Wednesday, August 24, 2016

Developmental Norms

Some reflections about language development if that's okay?

A child’s development is marked by different levels of play.   In the very early stages of play a little one will find absolute joy in aimlessly scattering the toys (and food) in front of them only a few months later to become fascinated with putting these items into--or in my children’s cases mostly taking out of--containers.  These progressions continue throughout toddler-hood, eventually culminating into imaginative play which further expands as a child’s language skills develop.  It’s an absolutely fascinating process to watch unfold in children-similar and yet unique in each little body.   Oftentimes my job involves reassuring parents that these seemingly strange types of play are in fact important stages of learning and helping them see the awe in these little milestones.  Sometimes, however, a child can get ‘stuck’ in a developmental stage and a 2 ½ year old will still be quite focused on sorting and lining up toys.  While this was an appropriate skill ten months prior, the child now disregards his or her world around them in order to focus on this type of play.  This calls for intervention and the need to ‘teach’ a child how to play appropriately in an effort to get back on track with their development so that all of the other skills can fall into place as they should. 

Poppy is in the sorting and grouping stage of play.  With the fervency of a worker bee, I watch as she moves and organizes her toys from one pile to another, redirecting briefly to distribute items to family members, then collect them back and reorganize them on the floor.  She will imitate different types of play: feeding her baby dolls as she has seen Ella do and driving tractors along the floor with her brother, but given a bucket of toys to explore on her own, this is how she will spend most of her time playing.

As I watch her, I wonder how my own day to day routines would look through the eyes of an observer.  The repetitiveness of my daily activities.  My sense of urgency about what is in the big sense quite insignificant.  Are there any developmental norms that continue into adult-hood?   If an expert in such things were to observe my daily routines and behaviors, would they reassure me afterwards,  “Oh, this is a completely appropriate behavior at your stage of development.  Over the next several years, you will begin to prioritize what is actually important and develop more patience for the people that you love.”  Or, perhaps they would comment, “Some of the behaviors observed are a little…what we call ‘atypical’, meaning you are showing some skills that are appropriate, but others that we would have anticipated you would have moved past by now.“   I suspect it’s easier to get ‘stuck’ in a developmental stage as an adult, but that's likely because I am an adult and find adulting to be quite difficult at times.

Earlier this year, I began to focus on Scripture memorization.  This has shown to be a real in-your-face way to become aware of cognitive decline.  Not that memorization has ever been a strength of mine, but taking six months to memorize two verses is a bit ridiculous.  I reassure myself with the reminder that this is my children's fault.  But, I keep on and fiiinally, the words chisel in there to stay.  Nestled deep into the sulci of my brain where they can absorb and do their work, the verses rise to my consciousness--my own little Intervention team--helping me get back on track when I become too focused on this world around me and begin to disregard the things of the Spirit.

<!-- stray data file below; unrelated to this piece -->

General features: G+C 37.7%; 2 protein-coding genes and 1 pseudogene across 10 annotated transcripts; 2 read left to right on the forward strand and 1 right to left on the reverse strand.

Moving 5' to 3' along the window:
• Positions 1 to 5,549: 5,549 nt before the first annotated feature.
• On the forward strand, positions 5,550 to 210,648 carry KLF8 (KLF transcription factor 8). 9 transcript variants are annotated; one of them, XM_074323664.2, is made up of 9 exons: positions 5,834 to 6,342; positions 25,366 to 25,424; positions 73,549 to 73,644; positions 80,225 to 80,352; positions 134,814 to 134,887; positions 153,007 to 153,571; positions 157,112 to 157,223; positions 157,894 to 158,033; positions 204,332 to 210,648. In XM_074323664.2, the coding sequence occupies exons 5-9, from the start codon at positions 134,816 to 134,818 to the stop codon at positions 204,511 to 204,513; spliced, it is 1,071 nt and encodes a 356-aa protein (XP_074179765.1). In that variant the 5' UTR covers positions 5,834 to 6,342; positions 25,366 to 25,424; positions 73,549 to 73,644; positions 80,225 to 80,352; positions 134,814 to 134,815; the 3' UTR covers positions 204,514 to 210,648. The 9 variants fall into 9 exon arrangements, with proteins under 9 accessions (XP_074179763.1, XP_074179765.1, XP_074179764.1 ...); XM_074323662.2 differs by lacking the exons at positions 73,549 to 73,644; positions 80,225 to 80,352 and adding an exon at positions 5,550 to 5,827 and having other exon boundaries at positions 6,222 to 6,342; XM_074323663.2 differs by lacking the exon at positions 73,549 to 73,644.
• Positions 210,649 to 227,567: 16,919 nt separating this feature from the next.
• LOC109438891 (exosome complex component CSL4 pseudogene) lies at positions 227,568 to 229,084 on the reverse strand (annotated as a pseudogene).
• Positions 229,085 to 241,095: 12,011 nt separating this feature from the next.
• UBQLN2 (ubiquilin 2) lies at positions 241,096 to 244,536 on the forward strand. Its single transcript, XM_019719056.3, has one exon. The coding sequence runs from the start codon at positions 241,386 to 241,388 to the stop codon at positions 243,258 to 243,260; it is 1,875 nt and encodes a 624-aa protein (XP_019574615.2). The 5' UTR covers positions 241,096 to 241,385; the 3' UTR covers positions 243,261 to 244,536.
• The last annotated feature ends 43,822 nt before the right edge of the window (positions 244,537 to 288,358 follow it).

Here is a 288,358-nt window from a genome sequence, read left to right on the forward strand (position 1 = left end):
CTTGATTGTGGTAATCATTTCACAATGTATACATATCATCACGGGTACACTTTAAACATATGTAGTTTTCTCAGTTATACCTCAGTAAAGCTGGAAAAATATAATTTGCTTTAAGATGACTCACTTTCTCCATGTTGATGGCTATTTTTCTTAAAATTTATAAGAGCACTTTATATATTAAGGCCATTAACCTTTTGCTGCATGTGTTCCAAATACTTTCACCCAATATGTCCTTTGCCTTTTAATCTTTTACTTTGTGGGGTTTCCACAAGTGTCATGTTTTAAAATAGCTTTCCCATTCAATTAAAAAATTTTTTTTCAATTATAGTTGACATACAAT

Within the birth to three population, 'therapy' looks more like play-a not infrequent complaint among parents.
 But, blowing bubbles catches a toddler's visual attention, guiding little eyes to mimic an adult's smile and mouth movements for speech.  And singing 5 Little Monkeys (my jam!) connects the right hemisphere of the brain with the left, helping a child stimulate the neural circuits for speech.  Lots and lots going on under the surface.  Similarly, memorizing a few words many not seem like an important use of very limited time.  But, to know God's purpose for me in everyday circumstances and to hear His word rise up and answer my questions as I ask them has been an invaluable tool.  And that's the best sort of therapy I’ve found.

For those who live according to the flesh set their minds on the things of the flesh, but those who live according to the Spirit set their minds on the things of the Spirit.  For to set the mind on the flesh is death, but to set the mind on the Spirit is life and peace.  Romans 8: 5-6

Tuesday, June 7, 2016

Love Thy Neighbor

Brad and Phylis before milking
Perched on a hill alongside their barn on a road named after the family, Chad’s parents, Brad and Phylis sit in the grass before milking time, soaking in the summer shade.  So peaceful, I think, but when I comment so they inform me they're just waiting for the fumes to clear from the fly spray so that the poisonous air doesn't burn their lungs quite so bad.  It's how they've spent every afternoon and morning for the better part of their lives, milking cows together-for better and for worse.  Chad and I dream of such a romantic life, but thus far his parents have staunchly refused our requests to take over the job of milking when they retire, claiming it to be a miserable and grueling existence.   So cynical, these two.  We are determined to win them over someday, but in the meantime are quite content to help ourselves to gallons of delicious fresh milk and buy their bull calves to raise in a few calf hutches put up in our backyard which is just across the road from their farm.